Have you had to levy a consequence that you knew was going to cause an uproar with your child, but did not know how else to phrase it? This usually happens when you have to apply a consequence because the student did not meet an obligation, meaning she loses access to something she dearly loves because she failed to meet some responsibility.
At our house, taking away access to video games, grounding people on Friday night, or denying participation in some social gathering would cause problems. But, as parents that is what we had to do!
Let’s think about this dilemma another way. A person who works on commission and does not make that sales call did not “lose the commission;” he failed to “earn the commission.” Try adopting the phrase “earned the privilege” or “did not earn the privilege” when applying consequences for failing to deal with a responsibility. For example, to earn the privilege of going out on Friday night, the student has to turn in all his homework assignments for that week. If he turned in all his assignments, he “earned the privilege” of going out on Friday. If the student is missing an assignment, he “did not earn the privilege” of going out on Friday.
Access to video games is a privilege that can be earned by finishing homework, reading for 20 minutes, or getting everything together that will go to school the next day. If the child does not meet her responsibility, she did not “lose” the video game; she failed to earn access to it. Having a cell phone might depend on meeting certain conditions such as using appropriate language in texts and emails, and putting the cell phone away during homework and at night. Parents would check the content of the cell phone on a regular basis. What the parent finds on the phone determines if the student continues to have the privilege of using a cell phone for the next week.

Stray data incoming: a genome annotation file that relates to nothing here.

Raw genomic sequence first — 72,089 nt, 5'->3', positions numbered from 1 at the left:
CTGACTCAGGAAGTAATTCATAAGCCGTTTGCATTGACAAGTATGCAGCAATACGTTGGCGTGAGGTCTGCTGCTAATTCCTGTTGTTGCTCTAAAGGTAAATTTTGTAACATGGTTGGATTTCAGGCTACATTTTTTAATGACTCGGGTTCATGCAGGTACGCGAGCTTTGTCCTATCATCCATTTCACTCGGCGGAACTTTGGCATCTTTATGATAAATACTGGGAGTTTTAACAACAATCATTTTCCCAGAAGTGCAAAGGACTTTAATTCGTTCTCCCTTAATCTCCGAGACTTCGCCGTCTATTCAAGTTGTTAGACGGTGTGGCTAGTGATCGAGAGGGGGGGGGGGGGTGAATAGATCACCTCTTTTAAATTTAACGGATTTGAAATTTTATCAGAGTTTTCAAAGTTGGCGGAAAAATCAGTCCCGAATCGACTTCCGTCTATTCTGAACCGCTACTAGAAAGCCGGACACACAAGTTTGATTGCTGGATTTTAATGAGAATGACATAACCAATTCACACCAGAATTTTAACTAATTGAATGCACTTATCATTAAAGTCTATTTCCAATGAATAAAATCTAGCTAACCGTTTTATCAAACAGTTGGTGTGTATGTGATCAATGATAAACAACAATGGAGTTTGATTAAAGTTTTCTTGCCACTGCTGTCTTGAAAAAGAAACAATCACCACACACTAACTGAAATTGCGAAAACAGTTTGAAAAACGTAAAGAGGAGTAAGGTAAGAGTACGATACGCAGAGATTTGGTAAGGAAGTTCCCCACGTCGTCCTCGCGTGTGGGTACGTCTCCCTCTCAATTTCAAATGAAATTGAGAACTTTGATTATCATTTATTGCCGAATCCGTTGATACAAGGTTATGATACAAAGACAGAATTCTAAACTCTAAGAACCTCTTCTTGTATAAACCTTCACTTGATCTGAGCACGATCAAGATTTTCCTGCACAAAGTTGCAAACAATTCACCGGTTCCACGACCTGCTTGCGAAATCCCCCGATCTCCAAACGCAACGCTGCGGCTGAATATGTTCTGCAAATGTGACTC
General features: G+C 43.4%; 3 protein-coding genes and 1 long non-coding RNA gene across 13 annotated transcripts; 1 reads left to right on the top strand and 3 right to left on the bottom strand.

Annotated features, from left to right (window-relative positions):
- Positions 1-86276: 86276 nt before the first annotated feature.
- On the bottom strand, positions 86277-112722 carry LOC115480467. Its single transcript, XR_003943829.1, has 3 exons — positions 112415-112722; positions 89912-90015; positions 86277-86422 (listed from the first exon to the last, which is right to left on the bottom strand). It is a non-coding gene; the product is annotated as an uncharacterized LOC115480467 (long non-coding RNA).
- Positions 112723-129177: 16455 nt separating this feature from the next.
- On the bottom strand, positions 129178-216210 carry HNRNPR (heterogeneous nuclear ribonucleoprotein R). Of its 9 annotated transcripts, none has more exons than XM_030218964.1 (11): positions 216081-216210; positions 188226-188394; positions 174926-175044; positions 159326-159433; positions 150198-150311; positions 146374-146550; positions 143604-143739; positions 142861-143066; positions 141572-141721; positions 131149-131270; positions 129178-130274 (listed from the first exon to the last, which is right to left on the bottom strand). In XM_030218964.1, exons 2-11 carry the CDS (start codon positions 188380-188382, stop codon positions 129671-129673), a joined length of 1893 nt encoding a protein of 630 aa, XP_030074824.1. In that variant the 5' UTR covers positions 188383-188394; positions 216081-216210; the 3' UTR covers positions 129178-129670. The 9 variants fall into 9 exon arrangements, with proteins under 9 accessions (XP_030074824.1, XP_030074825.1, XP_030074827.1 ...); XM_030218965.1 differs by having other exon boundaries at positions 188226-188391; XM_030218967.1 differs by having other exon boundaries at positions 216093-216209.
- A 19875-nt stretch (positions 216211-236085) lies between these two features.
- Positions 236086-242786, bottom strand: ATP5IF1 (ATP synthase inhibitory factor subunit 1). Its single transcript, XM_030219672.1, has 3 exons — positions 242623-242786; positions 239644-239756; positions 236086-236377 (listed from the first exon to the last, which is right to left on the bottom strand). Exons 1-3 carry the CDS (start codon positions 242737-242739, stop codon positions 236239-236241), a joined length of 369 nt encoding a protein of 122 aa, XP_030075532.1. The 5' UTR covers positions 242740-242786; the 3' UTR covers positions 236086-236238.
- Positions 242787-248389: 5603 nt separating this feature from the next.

Get in the habit of remarking that the student “earned the privilege of ….” when he has met a responsibility. Use the language, “You did not earn the privilege of …,” if the student failed to meet a responsibility that would give access to some desired activity. He did not “lose” the activity; he failed to earn it!
I’d love to hear your experience with applying consequences for behavior – what has worked for you and what hasn’t worked so well?
Blogger Mary Ann Mulcahey, PhD, shares her expertise in assessment and diagnosis of learning disabilities and ADHD, and the social/emotional adjustment to those issues. If you have questions, please contact Mary Ann at .